Professor Andrew Hoskins is AHRC Research Fellow and directs the project: ‘Technologies of Memory: War diaries before and after the connective turn’.
He is Interdisciplinary Research Professor in the College of Social Sciences at the University of Glasgow. His research connects multiple aspects of emergent digital society: media, memory, conflict, security, and privacy, to explore holistically the interplay of contemporary media and memory ecologies.
He has recently completed (with John Tulloch) Risk and Hyperconnectivity: Media, Memory, Uncertainty (forthcoming, Oxford University Press). Hoskins and Tulloch argue for an interdisciplinary dialogue between three major intellectual paradigms that have dealt separately with risk events: risk theory, neoliberalization theory and connectivity theory.
Hoskins is founding Editor-in-Chief of the Sage journal of Memory Studies, founding Co-Editor of the Palgrave Macmillan book series Memory Studies, and founding Co-Editor of the Routledge book series Media, War & Security. He leads the ESRC Google Data Analytics Project: ‘The Role of Internet Search in Elections in Established and Challenged Democracies’ (http://voterecology.com)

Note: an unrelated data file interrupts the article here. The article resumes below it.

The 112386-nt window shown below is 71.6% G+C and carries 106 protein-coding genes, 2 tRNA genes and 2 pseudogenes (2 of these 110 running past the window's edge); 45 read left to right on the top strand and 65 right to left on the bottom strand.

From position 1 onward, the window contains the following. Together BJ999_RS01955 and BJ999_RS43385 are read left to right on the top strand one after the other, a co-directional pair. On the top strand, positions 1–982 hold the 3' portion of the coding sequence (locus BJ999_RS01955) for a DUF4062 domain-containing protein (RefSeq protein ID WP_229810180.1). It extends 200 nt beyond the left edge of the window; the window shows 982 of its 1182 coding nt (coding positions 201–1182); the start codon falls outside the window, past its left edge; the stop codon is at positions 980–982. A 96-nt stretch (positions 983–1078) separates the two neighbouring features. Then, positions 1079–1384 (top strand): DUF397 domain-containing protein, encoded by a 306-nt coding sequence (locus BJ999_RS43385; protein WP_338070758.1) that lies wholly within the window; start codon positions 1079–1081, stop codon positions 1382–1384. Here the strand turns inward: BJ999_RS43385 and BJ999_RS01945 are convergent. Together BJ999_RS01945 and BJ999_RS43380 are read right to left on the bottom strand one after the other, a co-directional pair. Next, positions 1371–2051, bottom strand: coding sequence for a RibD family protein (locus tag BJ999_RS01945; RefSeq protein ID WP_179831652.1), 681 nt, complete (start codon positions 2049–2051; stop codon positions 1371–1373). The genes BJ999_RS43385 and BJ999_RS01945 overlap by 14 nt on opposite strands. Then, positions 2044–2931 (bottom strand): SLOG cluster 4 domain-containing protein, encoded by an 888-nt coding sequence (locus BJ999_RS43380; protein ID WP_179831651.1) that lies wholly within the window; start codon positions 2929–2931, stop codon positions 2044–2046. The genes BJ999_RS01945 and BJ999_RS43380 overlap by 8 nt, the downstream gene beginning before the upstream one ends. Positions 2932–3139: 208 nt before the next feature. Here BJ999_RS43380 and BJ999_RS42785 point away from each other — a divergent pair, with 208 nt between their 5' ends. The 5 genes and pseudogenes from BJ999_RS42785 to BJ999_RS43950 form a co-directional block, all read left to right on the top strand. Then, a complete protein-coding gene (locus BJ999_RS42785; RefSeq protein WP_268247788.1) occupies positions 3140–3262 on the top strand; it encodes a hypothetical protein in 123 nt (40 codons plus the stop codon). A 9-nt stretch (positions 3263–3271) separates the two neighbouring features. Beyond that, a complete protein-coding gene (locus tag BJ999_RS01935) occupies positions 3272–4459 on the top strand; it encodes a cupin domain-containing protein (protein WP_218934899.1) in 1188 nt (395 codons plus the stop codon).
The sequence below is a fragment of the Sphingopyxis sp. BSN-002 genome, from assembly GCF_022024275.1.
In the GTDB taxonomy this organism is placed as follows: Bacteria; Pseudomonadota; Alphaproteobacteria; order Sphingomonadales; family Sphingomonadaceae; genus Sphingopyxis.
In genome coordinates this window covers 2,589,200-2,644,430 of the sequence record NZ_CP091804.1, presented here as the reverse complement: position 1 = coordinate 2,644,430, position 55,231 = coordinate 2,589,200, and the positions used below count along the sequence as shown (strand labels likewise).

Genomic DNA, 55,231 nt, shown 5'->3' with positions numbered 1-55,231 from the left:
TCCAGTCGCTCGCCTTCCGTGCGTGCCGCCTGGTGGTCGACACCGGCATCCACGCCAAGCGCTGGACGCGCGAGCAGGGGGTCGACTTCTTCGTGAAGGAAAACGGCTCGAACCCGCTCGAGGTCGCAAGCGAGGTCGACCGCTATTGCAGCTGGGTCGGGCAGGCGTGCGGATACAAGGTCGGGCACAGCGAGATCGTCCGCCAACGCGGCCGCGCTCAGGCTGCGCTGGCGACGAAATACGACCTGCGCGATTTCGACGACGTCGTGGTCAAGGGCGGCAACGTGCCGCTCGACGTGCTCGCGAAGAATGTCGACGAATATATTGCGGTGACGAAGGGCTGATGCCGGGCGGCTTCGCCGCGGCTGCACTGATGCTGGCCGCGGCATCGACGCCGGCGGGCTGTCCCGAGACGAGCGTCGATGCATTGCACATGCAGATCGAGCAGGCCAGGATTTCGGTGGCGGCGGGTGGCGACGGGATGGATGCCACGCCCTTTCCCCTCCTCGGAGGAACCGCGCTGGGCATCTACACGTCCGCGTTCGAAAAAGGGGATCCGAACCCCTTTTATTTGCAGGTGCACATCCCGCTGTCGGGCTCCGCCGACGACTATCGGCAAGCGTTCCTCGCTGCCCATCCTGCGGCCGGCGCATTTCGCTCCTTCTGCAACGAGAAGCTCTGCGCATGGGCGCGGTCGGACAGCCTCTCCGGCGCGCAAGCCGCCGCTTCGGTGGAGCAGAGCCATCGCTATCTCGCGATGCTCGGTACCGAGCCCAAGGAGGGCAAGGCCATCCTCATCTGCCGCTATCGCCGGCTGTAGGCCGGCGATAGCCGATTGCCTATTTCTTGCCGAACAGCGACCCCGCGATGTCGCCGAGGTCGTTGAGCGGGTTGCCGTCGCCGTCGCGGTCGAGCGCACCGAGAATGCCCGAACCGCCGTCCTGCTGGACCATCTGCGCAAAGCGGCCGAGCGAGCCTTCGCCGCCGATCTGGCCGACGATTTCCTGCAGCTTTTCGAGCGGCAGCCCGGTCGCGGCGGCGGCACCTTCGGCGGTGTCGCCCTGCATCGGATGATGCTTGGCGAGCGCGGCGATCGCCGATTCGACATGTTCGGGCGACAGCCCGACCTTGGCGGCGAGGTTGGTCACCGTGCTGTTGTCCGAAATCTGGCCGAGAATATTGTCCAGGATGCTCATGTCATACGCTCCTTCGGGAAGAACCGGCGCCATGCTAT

Dr. Debra Ramsay is Research Associate with Glasgow University for the project.
She is is author of American Media and the Memory of World War II (Routledge, 2015), which establishes a model that interrogates the representation of major events and conflicts across media. She has published articles on the impact of DVD and Blu-Ray technologies on the relationship between history, film and television, and on the First Person Shooter and the memory of World War II.
Stevie Docherty is Research Assistant for this project. She is a final year PhD student in the Department of Sociology at the University of Glasgow.
Her doctoral research focuses on issues of media and (in)security around the 2011 English riots.
Sacha van Leeuwen is currently in the second year of a research masters in Modern History at Utrecht University.
Her work focuses on the relationship between national identities and political memory narratives, and the way in which people try to come to terms with violent pasts.